• Paper Money: 4 days
  • Glass: 5 days
  • Metal: 5 days

In the air:

  • 3 hours
  • Droplets can travel 13 feet via talking and breathing
    • Droplets emitted from speaking and breathing can stay in the air for 8-14 minutes. That means if you’re outside around people with no masks, you will come in contact with their breathed (and potentially contaminated) air.

Researchers and health experts agree your risk for contracting Covid from touching a contaminated surface is significantly lower than direct interpersonal transmission. These tests were completed in a lab and don’t necessarily reflect Covid’s response to factors like sunlight or extreme temperatures. 

  • Can asymptomatic people spread the virus?

Yes, you can spread Covid even if you don’t have symptoms. Earlier, we discussed how Covid can wreak havoc on the body roughly one week before symptoms arise, meaning you can carry the virus (and spread it) well before you realize you’re sick.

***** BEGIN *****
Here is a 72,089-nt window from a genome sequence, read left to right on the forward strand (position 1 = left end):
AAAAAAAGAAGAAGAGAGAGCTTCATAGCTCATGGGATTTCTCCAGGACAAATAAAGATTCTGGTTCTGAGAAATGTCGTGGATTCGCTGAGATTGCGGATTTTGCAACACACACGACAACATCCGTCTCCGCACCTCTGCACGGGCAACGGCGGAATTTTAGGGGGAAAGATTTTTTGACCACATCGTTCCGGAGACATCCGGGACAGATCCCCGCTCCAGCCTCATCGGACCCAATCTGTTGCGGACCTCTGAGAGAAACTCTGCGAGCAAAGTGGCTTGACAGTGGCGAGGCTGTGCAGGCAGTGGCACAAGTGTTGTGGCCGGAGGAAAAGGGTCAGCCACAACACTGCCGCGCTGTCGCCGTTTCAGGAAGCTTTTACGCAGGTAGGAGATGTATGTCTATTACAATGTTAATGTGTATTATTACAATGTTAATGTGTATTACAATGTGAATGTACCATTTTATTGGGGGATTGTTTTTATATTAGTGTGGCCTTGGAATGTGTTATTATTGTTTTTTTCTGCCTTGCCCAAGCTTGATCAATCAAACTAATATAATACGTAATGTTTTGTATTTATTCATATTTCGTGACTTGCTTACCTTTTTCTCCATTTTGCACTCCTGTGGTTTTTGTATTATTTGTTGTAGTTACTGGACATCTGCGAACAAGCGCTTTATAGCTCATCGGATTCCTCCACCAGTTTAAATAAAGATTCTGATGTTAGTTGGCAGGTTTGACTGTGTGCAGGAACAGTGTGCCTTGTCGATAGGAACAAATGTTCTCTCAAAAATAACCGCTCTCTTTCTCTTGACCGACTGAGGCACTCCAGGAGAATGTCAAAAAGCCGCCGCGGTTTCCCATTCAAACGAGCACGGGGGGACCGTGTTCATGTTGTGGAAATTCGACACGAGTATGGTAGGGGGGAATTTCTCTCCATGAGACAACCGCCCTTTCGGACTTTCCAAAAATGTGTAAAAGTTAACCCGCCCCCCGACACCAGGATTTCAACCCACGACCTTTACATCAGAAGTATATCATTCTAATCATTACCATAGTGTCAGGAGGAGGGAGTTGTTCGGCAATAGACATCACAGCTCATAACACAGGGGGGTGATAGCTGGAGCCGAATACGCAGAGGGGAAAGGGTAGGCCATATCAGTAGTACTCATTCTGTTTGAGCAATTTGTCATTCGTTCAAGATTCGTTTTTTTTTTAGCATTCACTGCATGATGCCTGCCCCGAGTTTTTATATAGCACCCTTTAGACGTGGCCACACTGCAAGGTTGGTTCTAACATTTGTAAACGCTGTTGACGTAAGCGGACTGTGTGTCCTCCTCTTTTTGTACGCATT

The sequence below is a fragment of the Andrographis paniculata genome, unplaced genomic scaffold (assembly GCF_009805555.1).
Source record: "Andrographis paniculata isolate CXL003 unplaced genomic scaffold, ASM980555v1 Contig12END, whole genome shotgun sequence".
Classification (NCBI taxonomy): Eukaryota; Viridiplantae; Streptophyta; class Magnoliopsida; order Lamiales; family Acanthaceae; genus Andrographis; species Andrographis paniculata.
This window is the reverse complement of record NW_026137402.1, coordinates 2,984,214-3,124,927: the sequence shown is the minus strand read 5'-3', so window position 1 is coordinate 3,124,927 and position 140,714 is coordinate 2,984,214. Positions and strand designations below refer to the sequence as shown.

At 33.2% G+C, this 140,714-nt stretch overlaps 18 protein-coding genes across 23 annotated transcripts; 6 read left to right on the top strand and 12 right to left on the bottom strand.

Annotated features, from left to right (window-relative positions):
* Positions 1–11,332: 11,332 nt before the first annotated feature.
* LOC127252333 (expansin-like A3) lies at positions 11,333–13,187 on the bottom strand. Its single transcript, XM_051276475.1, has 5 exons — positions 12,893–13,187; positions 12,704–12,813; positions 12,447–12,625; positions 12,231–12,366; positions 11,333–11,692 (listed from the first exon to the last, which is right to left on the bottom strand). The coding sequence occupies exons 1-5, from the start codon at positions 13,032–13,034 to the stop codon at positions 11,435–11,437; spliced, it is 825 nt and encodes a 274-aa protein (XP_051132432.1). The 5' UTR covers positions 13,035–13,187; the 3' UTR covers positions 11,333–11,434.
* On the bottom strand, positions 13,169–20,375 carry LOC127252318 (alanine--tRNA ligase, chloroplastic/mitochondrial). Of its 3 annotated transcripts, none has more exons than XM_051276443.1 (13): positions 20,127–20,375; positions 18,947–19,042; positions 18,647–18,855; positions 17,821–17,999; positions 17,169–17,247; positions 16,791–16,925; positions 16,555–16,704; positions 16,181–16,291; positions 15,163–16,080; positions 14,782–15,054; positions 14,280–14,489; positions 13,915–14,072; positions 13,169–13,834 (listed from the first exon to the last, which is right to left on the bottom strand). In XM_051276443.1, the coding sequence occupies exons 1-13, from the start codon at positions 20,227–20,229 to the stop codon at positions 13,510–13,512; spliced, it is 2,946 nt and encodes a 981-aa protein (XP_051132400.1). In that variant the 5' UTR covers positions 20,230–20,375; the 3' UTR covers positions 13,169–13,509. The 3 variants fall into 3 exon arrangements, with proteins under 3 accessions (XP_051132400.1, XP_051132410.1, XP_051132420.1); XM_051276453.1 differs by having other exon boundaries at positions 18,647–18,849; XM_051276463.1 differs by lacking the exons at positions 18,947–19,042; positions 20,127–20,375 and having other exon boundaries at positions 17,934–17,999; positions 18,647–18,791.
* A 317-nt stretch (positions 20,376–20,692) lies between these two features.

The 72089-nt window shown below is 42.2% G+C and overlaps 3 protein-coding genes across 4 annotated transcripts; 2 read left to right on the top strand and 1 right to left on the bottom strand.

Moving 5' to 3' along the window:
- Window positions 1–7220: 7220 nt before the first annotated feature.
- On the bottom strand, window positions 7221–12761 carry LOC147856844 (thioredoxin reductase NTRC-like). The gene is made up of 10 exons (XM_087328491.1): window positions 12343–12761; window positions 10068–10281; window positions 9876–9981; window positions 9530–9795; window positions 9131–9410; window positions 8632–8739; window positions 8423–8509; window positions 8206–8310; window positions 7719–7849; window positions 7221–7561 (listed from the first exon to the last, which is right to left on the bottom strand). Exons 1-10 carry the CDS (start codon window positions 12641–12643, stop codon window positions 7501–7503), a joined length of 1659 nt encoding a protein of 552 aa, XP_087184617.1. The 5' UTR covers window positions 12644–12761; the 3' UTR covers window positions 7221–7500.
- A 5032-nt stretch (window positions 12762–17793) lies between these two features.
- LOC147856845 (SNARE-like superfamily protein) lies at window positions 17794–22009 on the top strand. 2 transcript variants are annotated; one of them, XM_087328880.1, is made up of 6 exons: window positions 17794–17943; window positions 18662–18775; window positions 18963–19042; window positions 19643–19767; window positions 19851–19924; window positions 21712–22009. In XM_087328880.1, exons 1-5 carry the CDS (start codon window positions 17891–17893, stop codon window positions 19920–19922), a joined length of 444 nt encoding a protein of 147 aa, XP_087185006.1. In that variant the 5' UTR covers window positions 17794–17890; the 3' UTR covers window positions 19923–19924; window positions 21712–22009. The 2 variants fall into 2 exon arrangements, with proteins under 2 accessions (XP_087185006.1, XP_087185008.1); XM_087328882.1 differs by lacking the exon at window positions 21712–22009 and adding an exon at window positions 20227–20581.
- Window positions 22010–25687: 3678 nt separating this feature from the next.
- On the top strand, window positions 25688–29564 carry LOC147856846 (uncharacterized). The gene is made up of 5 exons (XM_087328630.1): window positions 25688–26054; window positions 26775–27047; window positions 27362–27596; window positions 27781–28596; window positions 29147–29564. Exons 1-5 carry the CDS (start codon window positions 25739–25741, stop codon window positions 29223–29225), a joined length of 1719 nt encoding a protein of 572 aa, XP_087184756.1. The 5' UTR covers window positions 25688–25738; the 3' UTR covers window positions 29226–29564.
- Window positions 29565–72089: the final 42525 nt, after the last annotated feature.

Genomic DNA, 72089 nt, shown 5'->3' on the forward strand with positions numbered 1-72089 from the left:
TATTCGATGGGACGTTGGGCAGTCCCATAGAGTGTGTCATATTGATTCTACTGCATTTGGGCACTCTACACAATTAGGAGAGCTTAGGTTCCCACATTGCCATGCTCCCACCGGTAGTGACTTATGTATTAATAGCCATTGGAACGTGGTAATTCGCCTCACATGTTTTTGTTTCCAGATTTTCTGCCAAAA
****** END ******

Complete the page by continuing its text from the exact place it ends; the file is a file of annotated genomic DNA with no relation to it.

• Does it only spread if you don’t wear a mask?

No. Masks have proven to dramatically reduce the airborne spread of Covid (protecting mask wearers from both spreading and contracting the virus). Still, recent findings suggest Covid particles can still spread through some masks via cough or sneeze (N95 masks blocked all* particles from spreading). This means people who have Covid can spread small amounts of the virus while wearing a mask and people without Covid are susceptible to small amounts of the virus while wearing a mask.